Director of research
CNRS, Laboratory adjunct head
I am a CNRS Director of Research and adjunct head of the LATTICE laboratory (Langues, Textes, Traitements informatiques et Cognition). I currently hold a PrAIRIe fellowship (PrAIRIe = Paris Artificial Intelligence Research Institute) in Natural language Processing and Digital Humanities. I am also an Affiliated Lecturer at the Department of Theoretical and Applied Linguistics (DTAL) of the University of Cambridge.
In 2018-2019, I was a Rutherford Visiting fellow at the Turing Institute (London / Cambridge). From 2003 to 2009, I worked as a CNRS Research Fellow at Laboratoire d’Informatique de Paris-Nord. In 2002-2003, I was an associate professor at the Centre de Recherche en Ingénierie Multilingue (CRIM) within the Institut National des Langues et Civilisations Orientales (INaLCO) and before that a research engineer at Thales Recherche et Technologie (1998-2002).
I mainly work on Natural Language Processing (NLP), especially on the following topics: Information Extraction, Question Answering, Semantic Zoning, Knowledge Acquisition from text and Named Entity tagging. Apart from NLP, my main interests include Language Acquisition, Cognitive Science, Epistemology and the History of Linguistics.
More recently I have been active in two other domains of research.
Digital Humanities is a growing field at the intersection of computational methods and the Humanities. I have recently developed a wide range of activities around this theme at LATTICE and we now have a number of running projects and experiments with various academic partners (esp. the Institut des Systèmes Complexes in Paris, the Médialab at Sciences Po, the Centre for Digital Humanities at UCL in London, etc.). I am also involved in the new Master in Digital Humanities at PSL. See here for more information.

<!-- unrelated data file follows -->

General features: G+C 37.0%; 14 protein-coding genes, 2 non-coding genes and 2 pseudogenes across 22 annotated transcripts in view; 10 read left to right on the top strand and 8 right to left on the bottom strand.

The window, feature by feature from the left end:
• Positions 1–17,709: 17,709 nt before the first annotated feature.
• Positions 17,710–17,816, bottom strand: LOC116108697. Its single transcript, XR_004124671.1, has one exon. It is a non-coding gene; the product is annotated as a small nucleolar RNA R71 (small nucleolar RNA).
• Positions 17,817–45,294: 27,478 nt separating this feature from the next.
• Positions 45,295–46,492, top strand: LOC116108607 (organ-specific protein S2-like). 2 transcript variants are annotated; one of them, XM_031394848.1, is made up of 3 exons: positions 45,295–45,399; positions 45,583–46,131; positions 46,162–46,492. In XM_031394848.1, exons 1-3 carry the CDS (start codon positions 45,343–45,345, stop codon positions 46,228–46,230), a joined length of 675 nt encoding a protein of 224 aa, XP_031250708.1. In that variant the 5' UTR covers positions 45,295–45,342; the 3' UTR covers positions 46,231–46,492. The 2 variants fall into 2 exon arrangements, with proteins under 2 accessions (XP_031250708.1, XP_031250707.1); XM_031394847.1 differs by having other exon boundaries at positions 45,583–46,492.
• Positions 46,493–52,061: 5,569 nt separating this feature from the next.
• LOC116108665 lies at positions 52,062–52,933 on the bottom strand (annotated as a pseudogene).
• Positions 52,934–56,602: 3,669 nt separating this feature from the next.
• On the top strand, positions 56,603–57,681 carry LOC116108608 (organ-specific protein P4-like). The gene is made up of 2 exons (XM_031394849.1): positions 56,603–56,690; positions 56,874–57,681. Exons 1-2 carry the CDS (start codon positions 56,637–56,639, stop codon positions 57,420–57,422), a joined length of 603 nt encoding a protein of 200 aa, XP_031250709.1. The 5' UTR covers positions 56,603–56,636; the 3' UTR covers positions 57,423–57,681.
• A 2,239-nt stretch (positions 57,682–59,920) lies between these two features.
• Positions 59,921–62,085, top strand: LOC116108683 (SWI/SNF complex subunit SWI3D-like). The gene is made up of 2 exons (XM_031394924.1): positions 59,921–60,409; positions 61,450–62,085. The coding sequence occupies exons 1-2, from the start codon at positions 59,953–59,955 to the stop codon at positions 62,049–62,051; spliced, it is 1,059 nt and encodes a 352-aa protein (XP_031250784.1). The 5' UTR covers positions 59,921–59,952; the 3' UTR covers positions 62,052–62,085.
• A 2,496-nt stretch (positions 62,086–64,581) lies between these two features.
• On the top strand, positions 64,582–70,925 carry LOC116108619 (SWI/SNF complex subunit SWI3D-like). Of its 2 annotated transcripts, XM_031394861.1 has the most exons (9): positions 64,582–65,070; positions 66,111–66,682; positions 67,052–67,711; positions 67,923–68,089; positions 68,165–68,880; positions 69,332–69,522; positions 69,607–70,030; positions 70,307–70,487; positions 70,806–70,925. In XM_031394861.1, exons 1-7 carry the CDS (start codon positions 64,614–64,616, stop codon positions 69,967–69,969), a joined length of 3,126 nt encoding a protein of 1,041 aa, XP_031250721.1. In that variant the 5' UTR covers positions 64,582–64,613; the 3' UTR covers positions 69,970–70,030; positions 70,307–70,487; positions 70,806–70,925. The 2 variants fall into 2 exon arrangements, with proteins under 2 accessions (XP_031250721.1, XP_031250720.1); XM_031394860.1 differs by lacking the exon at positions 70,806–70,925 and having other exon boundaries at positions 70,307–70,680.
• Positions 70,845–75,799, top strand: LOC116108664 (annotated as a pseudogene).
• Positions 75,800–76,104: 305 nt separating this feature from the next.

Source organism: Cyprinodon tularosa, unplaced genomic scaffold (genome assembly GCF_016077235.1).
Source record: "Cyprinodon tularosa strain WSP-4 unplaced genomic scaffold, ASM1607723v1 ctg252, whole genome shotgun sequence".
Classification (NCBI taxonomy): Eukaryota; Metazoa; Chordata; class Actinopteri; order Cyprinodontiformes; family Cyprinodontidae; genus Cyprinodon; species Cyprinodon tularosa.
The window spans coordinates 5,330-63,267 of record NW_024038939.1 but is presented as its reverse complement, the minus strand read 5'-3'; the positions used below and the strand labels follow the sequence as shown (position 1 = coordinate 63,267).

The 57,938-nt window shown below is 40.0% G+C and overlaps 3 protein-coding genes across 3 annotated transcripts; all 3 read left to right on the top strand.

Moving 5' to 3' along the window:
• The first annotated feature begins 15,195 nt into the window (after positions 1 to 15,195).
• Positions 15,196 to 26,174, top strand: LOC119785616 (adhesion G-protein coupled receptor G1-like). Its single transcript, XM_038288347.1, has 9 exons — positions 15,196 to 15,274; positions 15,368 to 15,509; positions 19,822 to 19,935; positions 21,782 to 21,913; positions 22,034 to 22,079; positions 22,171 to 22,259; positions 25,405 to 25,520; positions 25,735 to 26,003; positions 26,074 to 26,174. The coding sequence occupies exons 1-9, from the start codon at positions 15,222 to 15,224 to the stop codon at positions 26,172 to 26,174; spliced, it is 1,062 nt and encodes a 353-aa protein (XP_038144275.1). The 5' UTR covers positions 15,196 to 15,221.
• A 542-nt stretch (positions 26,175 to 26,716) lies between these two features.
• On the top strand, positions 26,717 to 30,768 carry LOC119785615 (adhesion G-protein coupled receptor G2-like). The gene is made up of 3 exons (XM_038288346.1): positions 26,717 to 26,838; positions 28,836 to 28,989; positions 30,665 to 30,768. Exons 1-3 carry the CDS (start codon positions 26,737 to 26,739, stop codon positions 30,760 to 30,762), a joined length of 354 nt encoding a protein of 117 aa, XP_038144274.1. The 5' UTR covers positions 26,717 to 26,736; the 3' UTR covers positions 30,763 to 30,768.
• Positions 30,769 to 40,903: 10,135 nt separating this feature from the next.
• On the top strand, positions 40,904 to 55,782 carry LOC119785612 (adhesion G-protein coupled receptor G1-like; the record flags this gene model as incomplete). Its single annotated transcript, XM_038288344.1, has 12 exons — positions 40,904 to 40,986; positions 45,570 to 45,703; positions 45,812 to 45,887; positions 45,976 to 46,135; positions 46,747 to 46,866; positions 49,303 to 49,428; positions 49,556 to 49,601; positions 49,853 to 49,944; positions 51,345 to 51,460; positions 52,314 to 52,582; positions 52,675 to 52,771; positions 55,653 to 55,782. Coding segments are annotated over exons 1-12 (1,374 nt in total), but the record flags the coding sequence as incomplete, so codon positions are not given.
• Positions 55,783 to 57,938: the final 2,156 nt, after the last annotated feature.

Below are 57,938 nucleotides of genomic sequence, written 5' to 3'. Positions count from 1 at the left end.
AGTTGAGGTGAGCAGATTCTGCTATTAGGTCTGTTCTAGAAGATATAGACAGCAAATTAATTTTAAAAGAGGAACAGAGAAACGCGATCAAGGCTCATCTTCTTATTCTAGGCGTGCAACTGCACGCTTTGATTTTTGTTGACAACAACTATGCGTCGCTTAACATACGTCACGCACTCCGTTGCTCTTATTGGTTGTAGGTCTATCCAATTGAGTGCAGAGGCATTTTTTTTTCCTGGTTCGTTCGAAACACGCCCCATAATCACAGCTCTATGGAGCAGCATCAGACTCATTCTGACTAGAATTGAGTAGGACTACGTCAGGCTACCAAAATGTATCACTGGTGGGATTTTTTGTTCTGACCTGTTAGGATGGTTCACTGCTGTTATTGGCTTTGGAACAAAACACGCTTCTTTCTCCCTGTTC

Last but not least, I am especially interested in language diversity and language typology. I work on Finnic (i.e. Finnish and closely related languages) and more generally Uralic languages. We have recently developed multilingual parsing models that have been applied successfully to under-resouced languages like Finnish, Saami and Komi (joint work with KyungTae Lim and Niko Partanen). See here for more information.
A recent CV is available here.